- Hafeez Shaikh says ‘basic purpose’ of scheme is to document economy, make dead assets functional
- 4pc will be charged for whitened money if it’s brought into Pakistan; 6pc will be charged in case people want to keep money abroad
ISLAMABAD: The federal government on Tuesday finally approved the Asset Declaration Scheme after weeks of scrutiny amid internal opposition in a bid to “document the economy and to bring dead assets into the economy and make them functional”.
Adviser to the Prime Minister on Finance Dr Abdul Hafeez Shaikh briefed the media on the scheme. He was accompanied at the presser by Federal Board of Revenue (FBR) Chairman Syed Shabbar Zaidi, Minister of State for Revenue Hammad Azhar and Special Assistant to the Prime Minister (SAPM) on Information and Broadcasting Dr Firdous Ashiq Awan.
Speaking to media persons, the PM’s adviser said people will have the opportunity to become part of the scheme until June 30. Every Pakistani citizen will be able to avail the scheme except for public office holders and their dependents.
He said the “basic purpose” of the scheme was not to generate revenue — as media reports had speculated — but to bring dead assets into the economy and make them functional.
“We have tried to make this scheme very easy to understand and implement,” the adviser said, adding that the scheme has realistic targets with low rates. He said the plan was not to “intimidate” people but to encourage businessmen to participate in the legal economy.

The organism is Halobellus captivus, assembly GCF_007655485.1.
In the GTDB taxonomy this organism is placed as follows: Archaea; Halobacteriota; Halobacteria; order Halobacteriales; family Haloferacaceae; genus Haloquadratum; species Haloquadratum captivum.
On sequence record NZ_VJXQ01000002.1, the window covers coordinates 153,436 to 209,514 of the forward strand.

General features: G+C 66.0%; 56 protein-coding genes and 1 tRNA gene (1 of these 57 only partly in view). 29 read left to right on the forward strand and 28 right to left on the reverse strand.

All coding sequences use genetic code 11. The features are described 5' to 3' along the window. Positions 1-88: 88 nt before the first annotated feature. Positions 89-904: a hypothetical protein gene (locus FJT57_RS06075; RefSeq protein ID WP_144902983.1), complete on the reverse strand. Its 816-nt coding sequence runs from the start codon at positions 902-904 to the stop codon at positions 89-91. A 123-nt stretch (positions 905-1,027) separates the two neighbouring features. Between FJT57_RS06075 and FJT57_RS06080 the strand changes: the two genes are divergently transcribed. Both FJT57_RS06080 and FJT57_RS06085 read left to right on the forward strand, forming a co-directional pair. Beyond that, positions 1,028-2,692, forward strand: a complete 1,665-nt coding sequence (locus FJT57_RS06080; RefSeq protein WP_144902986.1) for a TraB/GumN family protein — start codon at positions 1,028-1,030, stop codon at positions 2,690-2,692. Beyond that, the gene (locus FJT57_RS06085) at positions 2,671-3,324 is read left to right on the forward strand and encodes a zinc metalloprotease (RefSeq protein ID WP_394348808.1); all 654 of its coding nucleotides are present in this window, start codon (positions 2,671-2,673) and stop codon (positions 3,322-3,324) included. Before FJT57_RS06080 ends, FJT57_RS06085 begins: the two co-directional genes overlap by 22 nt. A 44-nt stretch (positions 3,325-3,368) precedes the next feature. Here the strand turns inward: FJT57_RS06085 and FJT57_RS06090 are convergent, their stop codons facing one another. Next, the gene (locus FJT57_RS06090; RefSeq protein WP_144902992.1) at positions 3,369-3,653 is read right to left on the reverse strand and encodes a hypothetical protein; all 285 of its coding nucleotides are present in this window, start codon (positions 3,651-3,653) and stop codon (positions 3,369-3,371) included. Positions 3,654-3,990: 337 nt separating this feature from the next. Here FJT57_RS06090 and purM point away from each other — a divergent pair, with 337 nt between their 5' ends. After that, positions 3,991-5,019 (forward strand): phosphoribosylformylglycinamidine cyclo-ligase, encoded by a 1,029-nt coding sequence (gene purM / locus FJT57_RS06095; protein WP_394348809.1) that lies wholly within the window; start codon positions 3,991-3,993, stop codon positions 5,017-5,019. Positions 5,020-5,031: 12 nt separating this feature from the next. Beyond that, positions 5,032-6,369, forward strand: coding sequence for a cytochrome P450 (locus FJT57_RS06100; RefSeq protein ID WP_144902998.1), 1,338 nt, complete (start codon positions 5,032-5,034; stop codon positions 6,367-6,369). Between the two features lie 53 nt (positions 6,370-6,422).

According to the scheme, Pakistani citizens can whiten their assets within the country and abroad after paying a certain amount. A rate of 4pc will be charged for whitened money and the cash will have to be brought into Pakistan to be kept in banks, he said, adding a rate of 6pc will be charged in case people wanted to keep their money abroad.
In the case of properties, their value will be considered 1.5 times more than the FBR-assigned value.
The amnesty scheme also has the facility for citizens to whiten their benami accounts and properties before the Benami Transaction (Prohibition) Act, 2017, is enforced.
The federal cabinet has given go-ahead to the amnesty scheme two days after striking a deal with the Fund amid much criticism by the opposition parties.
The finance adviser defended the deal with the IMF, saying the bailout package favours Pakistan. “Those who are opposing the IMF programme are the ones who had already done the same,” he responded to question.
He said actions such as reducing the gap between imports and exports, reducing losses of state-owned entities and curtailing expenditure are in favour of the country.
In an attempt to allay concerns regarding a hike in power tariffs, the adviser said electricity tariff will be increased under the IMF accord; however, it won’t affect people who consume less the 300 units.
“Pakistan goes to the IMF again and again because it fails to increase its exports, foreigners remain reluctant to invest in the country and other issues,” the adviser added.